Are you fleeing Substack because they take too large of cut of your revenue or because they’re a pretty awful company in general1 with absolutely zero commitment to transparency in their model?
Many folks are looking at Ghost, an awesome platform that I definitely recommend. However, I do think it’s fairly complicated for the average person who just wants to put some content out to their audience.
If Ghost seems like too fussy of alternative to Substack, I’d like to suggest an alternative: ConvertKit.
I use, recommend and love ConvertKit for many reasons. (Disclosure: I’m an affiliate too, but I would recommend and use it if I weren’t.) The biggie is that they’re an independent company led by creators, not investors. This creates a customer-centric company that actually responds to customers’ needs.
There aren’t a whole lot of tech companies that don’t have investors driving the bus, and that’s an important differentiation. What happens when investors drive the bus is that the real customers are those investors. The company first makes decisions to please the venture capitalists, not the users paying for their service. As users, it sucks for us a whole lot, to put it bluntly.
How to Move from Substack to ConvertKit
1. Export your Substack subscribers. You’ll want to have this record. It’s a csv file, which is a universal format you can upload to any email newsletter tool.
2. Create a ConvertKit account. For now, just do a trial, and if you have under 1,000 subscribers, the free tier should be fine for you for now. (Though I think it’s worth paying for the features in the premium tiers so you can create automations and such.)
Here’s the thing that sucks, though. Your payments won’t migrate. Don’t freak out—we’ll get to that in a minute.
3. Now it’s time to set your subscription levels! ConvertKit takes a 3.5% payment processing fee from your charges, which is a way better deal that Substack!
Note: You will need to setup a new Stripe account just for your ConvertKit account. I don’t know why, it’s just the way this all works. If you already have a Stripe account, make sure to use your same email address so you can toggle between the two accounts easily.
Most likely you’ll want to create a members-only newsletter. It’ll look like this:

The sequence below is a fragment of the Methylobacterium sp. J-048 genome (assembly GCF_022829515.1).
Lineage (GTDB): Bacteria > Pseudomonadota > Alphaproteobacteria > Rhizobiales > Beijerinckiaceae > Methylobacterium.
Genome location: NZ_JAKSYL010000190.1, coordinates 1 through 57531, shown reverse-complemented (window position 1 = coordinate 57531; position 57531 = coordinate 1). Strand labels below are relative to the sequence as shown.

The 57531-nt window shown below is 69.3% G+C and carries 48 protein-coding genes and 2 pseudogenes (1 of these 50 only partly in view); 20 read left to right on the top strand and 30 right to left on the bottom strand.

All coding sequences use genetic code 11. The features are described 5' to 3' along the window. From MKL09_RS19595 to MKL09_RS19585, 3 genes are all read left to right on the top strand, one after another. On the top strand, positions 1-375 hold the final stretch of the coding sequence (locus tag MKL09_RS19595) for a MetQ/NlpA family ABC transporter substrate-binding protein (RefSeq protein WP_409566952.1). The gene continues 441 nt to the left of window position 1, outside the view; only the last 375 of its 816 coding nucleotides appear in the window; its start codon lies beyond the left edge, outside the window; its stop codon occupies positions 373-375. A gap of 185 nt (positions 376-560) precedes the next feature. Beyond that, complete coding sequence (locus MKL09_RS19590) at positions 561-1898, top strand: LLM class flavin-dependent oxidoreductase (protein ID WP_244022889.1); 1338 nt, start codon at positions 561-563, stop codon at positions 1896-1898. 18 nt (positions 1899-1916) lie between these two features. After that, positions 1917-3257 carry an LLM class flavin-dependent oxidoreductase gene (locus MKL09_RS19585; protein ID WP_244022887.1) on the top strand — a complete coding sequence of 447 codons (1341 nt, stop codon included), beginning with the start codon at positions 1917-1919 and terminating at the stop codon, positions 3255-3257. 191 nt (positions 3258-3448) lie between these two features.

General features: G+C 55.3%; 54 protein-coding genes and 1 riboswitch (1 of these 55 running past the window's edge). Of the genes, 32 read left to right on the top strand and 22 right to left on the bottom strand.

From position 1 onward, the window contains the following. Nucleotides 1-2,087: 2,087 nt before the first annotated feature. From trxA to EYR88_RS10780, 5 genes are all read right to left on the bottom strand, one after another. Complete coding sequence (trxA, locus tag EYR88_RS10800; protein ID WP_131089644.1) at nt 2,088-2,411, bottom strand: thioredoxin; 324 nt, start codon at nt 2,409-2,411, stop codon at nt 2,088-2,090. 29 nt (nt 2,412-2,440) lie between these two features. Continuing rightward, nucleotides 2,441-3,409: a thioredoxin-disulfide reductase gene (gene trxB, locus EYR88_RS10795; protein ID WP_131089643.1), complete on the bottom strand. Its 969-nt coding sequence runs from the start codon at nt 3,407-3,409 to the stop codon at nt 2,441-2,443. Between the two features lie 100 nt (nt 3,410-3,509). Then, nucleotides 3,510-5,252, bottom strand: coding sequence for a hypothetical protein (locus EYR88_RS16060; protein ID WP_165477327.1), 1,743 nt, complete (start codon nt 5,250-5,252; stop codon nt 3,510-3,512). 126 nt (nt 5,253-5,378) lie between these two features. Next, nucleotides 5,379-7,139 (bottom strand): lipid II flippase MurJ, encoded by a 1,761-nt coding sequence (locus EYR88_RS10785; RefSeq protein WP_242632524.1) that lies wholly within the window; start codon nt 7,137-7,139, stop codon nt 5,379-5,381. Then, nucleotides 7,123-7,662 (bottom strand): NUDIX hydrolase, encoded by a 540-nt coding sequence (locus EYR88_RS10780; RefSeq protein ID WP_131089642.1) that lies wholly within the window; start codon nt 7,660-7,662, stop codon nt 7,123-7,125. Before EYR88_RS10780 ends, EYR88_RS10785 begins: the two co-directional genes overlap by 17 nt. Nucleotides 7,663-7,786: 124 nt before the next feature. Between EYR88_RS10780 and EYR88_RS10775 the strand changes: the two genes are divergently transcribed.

Create your pricing and subscription names (you can have multiple products and payment schedules from one-time to monthly—it’s all up to you).
4. Next, create a landing page in ConvertKit. Landing pages are super useful for loads of reasons, and I have so many of them, but you only need one to start. Note: You need a landing page here, not a form!
I recommend also including some of your recently “public feed” newsletters (click the + button on the form to add) so people can get a taste of what to expect in your newsletter. You can also add your paid subscription to this as well (but I don’t like doing it this way—it confuses people about whether or not payment is required).
5. Then, create a Thank You page associated with that landing page. When someone subscribes, you have the options of directing them to a special thank you page in ConvertKit that acknowledges their subscription. This is where you can insert that subscription you created in step three!
Just like above, click the + and you’ll get a menu. Just add your product you created right to that thank you form. (Pro tip: You can also add this product to your free newsletters to encourage people to support the newsletter with a subscription.)
That’s it! You’ve created a paid newsletter!
6. Import your Substack csv into ConvertKit. This is easy—I promise! I would also tag these people as “Substack Subscribers” so you know where they came from.
Here’s the sticky part. You will either have to leave your subscribers who pay for subscriptions on Substack there, and process the payments that way and ensure you’ve tagged those old paid subscribers properly in ConvertKit. Or you can cancel those subscriptions and encourage them through a series of nurture emails to resubscribe on ConvertKit.
It’s up to you, which you choose, but I would do the latter and make a clean break from the platform. Yes, you’ll lose some paid subscribers initially, but it’ll keep your data cleaner. It’s up to you, though!
Bonus step: Create a welcome sequence for new subscribers.
This only works if you have a paid subscription to ConvertKit, but in my experience it will pay for itself over and over again. If you have automations in your paid account, you can create a welcome sequence. Here are the steps:
- Write a welcome email (this goes to everyone). Thank them for subscribing and let them know what to expect (frequency, topics, tone—this is all fair game).
- Resend your “greatest hits” emails (think 2-3) that they may have missed.
- For people on the free tier, make a pitch to upgrade to the paid tier.
Basically, introduce yourself to these potential paid subscribers and make them feel comfortable supporting your writing and work.
The nice thing about the ConvertKit alternative to Substack is that you’re not limited just to paid newsletters. If you grow your audience, you can sell emails, consulting sessions, even courses all through the platform—it’s pretty cool! So, not only are you liberating yourself from a not-awesome platform, you’re positioning yourself to further monetize your knowledge and build your community.
Got more questions about this? Drop a note in the comments!